Reif says that LRSO costs are “excessive.” He refuses to put the cost of this single weapons program in context with other defense programs or the defense budget in general, which is why CSBA notes that the cost of nuclear forces is in fact affordable. The nuclear weapons programs have to compete today with other defense programs – the funding, as approved by the Air Force and DoD, is not seen as excessive but rather necessary. Is it redundant because we also have a gravity bomb (B61 mod 12) that is used on bombers? The nuclear deterrence community don’t think so. Two reasons – first, the B61 mod 12 gravity bomb supports “nonstrategic nuclear weapons” stockpiles in Europe as well as providing a limited nuclear deterrent against small nuclear powers. Second, using a gravity bomb means you have to fly over the target. Even with “stealth bombers” (reminder, “stealth” does not mean “invisible”), we try to avoid flying over heavily defended, high-value targets. Using standoff capabilities is vastly preferred, given expected advances in Anti-Air/Area Denial (A2/AD) technologies.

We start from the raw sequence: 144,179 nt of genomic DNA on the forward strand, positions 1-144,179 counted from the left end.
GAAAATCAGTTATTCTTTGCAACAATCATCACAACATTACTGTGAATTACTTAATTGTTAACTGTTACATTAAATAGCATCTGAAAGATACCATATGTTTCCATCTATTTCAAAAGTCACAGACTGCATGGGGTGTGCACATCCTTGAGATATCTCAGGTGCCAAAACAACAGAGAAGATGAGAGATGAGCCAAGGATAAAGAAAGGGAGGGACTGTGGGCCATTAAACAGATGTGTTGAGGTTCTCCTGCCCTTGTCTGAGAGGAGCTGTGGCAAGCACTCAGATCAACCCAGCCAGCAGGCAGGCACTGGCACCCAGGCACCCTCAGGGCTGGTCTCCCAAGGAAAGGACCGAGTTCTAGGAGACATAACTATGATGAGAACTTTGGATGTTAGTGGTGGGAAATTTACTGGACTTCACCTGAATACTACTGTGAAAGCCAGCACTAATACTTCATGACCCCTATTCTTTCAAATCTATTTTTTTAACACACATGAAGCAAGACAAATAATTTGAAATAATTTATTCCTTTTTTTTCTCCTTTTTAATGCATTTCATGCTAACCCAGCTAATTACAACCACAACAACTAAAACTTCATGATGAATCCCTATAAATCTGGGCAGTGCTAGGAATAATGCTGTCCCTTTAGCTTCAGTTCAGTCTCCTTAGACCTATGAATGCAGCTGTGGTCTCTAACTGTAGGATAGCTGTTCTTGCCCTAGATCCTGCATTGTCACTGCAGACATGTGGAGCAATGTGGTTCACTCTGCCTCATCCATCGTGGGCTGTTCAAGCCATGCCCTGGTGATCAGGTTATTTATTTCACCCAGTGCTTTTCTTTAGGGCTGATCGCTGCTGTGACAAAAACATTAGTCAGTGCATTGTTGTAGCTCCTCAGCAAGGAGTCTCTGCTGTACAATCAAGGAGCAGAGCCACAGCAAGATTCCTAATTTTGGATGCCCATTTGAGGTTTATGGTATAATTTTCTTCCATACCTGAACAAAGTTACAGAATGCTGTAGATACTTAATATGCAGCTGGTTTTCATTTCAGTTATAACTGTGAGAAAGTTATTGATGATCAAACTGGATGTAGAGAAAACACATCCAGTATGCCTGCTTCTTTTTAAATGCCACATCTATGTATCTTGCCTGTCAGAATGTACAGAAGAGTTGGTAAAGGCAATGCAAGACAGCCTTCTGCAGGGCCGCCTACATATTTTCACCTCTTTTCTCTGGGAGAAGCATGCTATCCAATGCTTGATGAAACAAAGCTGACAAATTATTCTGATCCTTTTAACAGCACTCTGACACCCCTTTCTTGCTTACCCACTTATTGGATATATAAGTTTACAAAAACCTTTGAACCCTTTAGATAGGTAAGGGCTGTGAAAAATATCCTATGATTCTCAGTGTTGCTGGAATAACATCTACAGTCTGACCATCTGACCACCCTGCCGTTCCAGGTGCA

In addition, the next generation bomber may not be ready in the numbers required for nuclear deterrence and conventional missions in 2025, when the LRSO will be ready. There’s a gap of maybe 10-20 years in which the US military will have B52s continuing a nuclear role with advanced A2/AD threats. By deploying the LRSO on the B52, it can continue to play a valuable role in supporting the nuclear deterrent as the next gen bomber is developed. Reif continues his strawman by saying we nuclear advocates are “ignor[ing] the other two legs of the triad altogether.” And that’s just untrue. DoD counts on the triad to provide multiple, complementary capabilities to deny any adversary the comfort of thinking that a first-strike with nuclear weapons against the United States is ever possible. The one existential threat that could change the US government in a day does deserve some no kidding tough capabilities.